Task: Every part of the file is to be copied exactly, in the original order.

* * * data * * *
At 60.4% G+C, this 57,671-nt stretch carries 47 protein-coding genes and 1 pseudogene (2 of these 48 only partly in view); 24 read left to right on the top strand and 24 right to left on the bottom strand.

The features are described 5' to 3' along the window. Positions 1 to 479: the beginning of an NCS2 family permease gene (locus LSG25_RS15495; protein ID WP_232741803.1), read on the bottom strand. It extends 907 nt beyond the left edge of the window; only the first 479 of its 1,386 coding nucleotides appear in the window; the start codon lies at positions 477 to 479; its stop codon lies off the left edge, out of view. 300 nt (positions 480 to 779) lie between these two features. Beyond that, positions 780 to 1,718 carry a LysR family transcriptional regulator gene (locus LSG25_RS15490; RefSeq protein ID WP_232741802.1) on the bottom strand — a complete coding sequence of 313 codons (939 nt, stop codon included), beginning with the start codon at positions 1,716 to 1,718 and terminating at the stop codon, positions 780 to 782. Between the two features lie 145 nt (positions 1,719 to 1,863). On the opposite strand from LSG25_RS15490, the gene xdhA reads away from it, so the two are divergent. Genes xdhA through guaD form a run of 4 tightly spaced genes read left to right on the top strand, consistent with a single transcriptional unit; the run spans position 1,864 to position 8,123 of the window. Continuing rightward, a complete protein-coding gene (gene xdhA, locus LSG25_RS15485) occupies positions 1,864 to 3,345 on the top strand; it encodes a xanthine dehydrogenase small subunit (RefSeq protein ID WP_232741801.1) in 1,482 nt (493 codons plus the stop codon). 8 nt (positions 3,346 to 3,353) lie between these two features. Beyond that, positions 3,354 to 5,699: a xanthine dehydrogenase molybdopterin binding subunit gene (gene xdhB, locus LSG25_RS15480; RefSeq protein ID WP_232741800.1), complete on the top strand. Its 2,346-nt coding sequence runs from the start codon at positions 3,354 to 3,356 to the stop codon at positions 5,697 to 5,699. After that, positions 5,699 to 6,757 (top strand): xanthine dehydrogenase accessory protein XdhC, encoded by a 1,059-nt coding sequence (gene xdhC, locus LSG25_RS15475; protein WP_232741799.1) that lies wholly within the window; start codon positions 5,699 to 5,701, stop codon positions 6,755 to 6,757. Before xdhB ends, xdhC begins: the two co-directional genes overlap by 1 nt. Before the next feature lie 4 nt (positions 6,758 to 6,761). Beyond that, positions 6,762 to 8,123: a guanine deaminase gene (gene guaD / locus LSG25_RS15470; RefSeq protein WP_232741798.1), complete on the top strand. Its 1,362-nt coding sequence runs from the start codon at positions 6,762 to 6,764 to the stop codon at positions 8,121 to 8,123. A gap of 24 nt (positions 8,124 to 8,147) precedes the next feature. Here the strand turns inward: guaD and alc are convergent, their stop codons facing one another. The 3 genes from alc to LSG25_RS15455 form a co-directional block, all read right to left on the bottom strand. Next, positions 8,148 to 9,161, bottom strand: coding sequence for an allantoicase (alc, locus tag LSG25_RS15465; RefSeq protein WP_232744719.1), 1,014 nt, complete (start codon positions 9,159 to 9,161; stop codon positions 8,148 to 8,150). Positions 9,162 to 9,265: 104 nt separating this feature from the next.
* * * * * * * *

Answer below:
At 60.4% G+C, this 57,671-nt stretch carries 47 protein-coding genes and 1 pseudogene (2 of these 48 only partly in view); 24 read left to right on the top strand and 24 right to left on the bottom strand.

The features are described 5' to 3' along the window. Positions 1 to 479: the beginning of an NCS2 family permease gene (locus LSG25_RS15495; protein ID WP_232741803.1), read on the bottom strand. It extends 907 nt beyond the left edge of the window; only the first 479 of its 1,386 coding nucleotides appear in the window; the start codon lies at positions 477 to 479; its stop codon lies off the left edge, out of view. 300 nt (positions 480 to 779) lie between these two features. Beyond that, positions 780 to 1,718 carry a LysR family transcriptional regulator gene (locus LSG25_RS15490; RefSeq protein ID WP_232741802.1) on the bottom strand — a complete coding sequence of 313 codons (939 nt, stop codon included), beginning with the start codon at positions 1,716 to 1,718 and terminating at the stop codon, positions 780 to 782. Between the two features lie 145 nt (positions 1,719 to 1,863). On the opposite strand from LSG25_RS15490, the gene xdhA reads away from it, so the two are divergent. Genes xdhA through guaD form a run of 4 tightly spaced genes read left to right on the top strand, consistent with a single transcriptional unit; the run spans position 1,864 to position 8,123 of the window. Continuing rightward, a complete protein-coding gene (gene xdhA, locus LSG25_RS15485) occupies positions 1,864 to 3,345 on the top strand; it encodes a xanthine dehydrogenase small subunit (RefSeq protein ID WP_232741801.1) in 1,482 nt (493 codons plus the stop codon). 8 nt (positions 3,346 to 3,353) lie between these two features. Beyond that, positions 3,354 to 5,699: a xanthine dehydrogenase molybdopterin binding subunit gene (gene xdhB, locus LSG25_RS15480; RefSeq protein ID WP_232741800.1), complete on the top strand. Its 2,346-nt coding sequence runs from the start codon at positions 3,354 to 3,356 to the stop codon at positions 5,697 to 5,699. After that, positions 5,699 to 6,757 (top strand): xanthine dehydrogenase accessory protein XdhC, encoded by a 1,059-nt coding sequence (gene xdhC, locus LSG25_RS15475; protein WP_232741799.1) that lies wholly within the window; start codon positions 5,699 to 5,701, stop codon positions 6,755 to 6,757. Before xdhB ends, xdhC begins: the two co-directional genes overlap by 1 nt. Before the next feature lie 4 nt (positions 6,758 to 6,761). Beyond that, positions 6,762 to 8,123: a guanine deaminase gene (gene guaD / locus LSG25_RS15470; RefSeq protein WP_232741798.1), complete on the top strand. Its 1,362-nt coding sequence runs from the start codon at positions 6,762 to 6,764 to the stop codon at positions 8,121 to 8,123. A gap of 24 nt (positions 8,124 to 8,147) precedes the next feature. Here the strand turns inward: guaD and alc are convergent, their stop codons facing one another. The 3 genes from alc to LSG25_RS15455 form a co-directional block, all read right to left on the bottom strand. Next, positions 8,148 to 9,161, bottom strand: coding sequence for an allantoicase (alc, locus tag LSG25_RS15465; RefSeq protein WP_232744719.1), 1,014 nt, complete (start codon positions 9,159 to 9,161; stop codon positions 8,148 to 8,150). Positions 9,162 to 9,265: 104 nt separating this feature from the next.